No Authorcode

    The development of our work in South America has demonstrated that very much may reasonably be expected from that field in the future.GCB February 20, 1895, page 259.8

    Argentina. — It is four years since the Board sent laborers to Argentina. These have been engaged wholly in the sale of publications, their combined sales since their entrance into the field to the present time amounting to over $10,000. This represents work done in Argentina and Southern Brazil. Several Sabbath-keeping companies have been visited, and meetings have been held in various districts. As a result, we have in Argentina to-day three organized churches, and there are several more companies in Argentina and Southern Brazil which will soon be placed on an organized basis. At Crispo, Argentina, our church numbers sixty, and the Sabbath-school has a regular attendance of something like ninety members. A deep interest prevails to-day in Argentina among the French Waldenses, and a favorable field for labor seems to exist among many of the colonies of Germans and French which are scattered throughout the country. Our native brethren and sisters are getting the spirit of labor, and an institute will soon be held at Crispo, in which it is hoped that some may be educated to go out to labor for their friends and neighbors.GCB February 20, 1895, page 260.1

    Brazil. — In Rio de Janeiro, where a book depository was established last summer, several intensely interesting experiences have taken place, which show that our occupation of that field was none too early. A Portuguese colporteur, a representative of the American Bible Society, has taken his stand with us from reading “Patriarchs and Prophets,” and from some Bible readings which have been held with him. He in turn has interested a fellow colporteur, who is studying the truth with much eagerness. Had we publications in Portuguese, both these young men would gladly sell them. Until translations into this tongue can be made, they purpose to continue in the sale of Bibles. Thus has the Lord provided us with laborers in this language before we have literature to supply their needs. Is it too much to believe that he will likewise provide laborers in every language for the carrying forward of the truth in convenient printed form for distribution? Several other countries in this great South American continent have also been entered by our laborers.GCB February 20, 1895, page 260.2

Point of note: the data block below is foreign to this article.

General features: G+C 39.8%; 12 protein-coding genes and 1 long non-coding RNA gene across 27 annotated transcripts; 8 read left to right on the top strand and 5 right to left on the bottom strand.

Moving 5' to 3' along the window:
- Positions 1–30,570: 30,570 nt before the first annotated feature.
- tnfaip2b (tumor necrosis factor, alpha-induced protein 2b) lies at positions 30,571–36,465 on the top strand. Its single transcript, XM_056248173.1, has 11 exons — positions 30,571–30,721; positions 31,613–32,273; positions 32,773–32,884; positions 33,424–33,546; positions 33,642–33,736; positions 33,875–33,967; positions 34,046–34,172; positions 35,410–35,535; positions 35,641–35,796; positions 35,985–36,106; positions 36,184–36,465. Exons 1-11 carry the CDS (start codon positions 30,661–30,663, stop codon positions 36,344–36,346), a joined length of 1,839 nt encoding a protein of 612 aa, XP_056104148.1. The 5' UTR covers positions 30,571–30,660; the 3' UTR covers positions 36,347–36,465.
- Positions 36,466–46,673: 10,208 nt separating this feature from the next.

British Guiana. — In British Guiana, while the work is moving hard and slowly, many evidences are seen of God’s willingness to bless. A number of additions have been made to the church in Georgetown. The church building has been extensively repaired.GCB February 20, 1895, page 260.3

    Chili. — Several months ago two brethren sailed from San Francisco to open up the canvassing work in Chili. They have reached their destination, and already made encouraging sales of books.GCB February 20, 1895, page 260.4

    United States of Colombia. — The United States of Colombia has likewise a representative of the truth in a brother who sailed for Bogota three months ago, to labor as Providence might indicate, as a self-supporting missionary. It is his purpose to finish a course of study in a Spanish school, at the same time laboring to advance the truth as he has opportunity. (Continued on page 261.)GCB February 20, 1895, page 260.5


    No Authorcode

    IT will be noticed in the reports of the district superintendents that each part of the field possesses its peculiar claim for attention and labor. What one lacks in territory it makes up in population, and vice versa. If one contains a greater population than others, it would seem reasonable that it should be entitled to laborers accordingly. On the other hand, if the territory be large and the population sparse, then it requires more help to reach them.GCB February 20, 1895, page 260.6

    ELDER D. A. ROBINSON accompanied his written report of the work in London with some intensely interesting extempore observations. He related circumstances showing how our work is being brought prominently into notice and to the favorable attention of leading minds in England.GCB February 20, 1895, page 260.7

    The gentleman at whose establishment our books are bound has read “Patriarchs and Prophets” by taking the sheets home with him. He voluntarily remarked that he thought “the book was inspired.” This gentleman has been elected to Parliament, and he is much interested in the welfare of our work.GCB February 20, 1895, page 260.8

    THE minutes of the meeting of the Sanitarium stockholders which was held yesterday afternoon, do not appear in this number of the BULLETIN because of the lack of time for preparing the tabulated reports. We will say now that the meeting was an interesting one; and we all rejoiced in the prosperity of this worthy institution and in its noble work for the suffering and the poor. The reports will appear to-morrow.GCB February 20, 1895, page 260.9

    WE were all glad to welcome Elder R. A. Underwood from Ohio. Ill health has seriously interfered with the labors of this esteemed brother for some years. Our readers will be glad to learn that his health is now improving, and that he is again able to resume active work in the cause he loves.GCB February 20, 1895, page 260.10

    Larger font
    Smaller font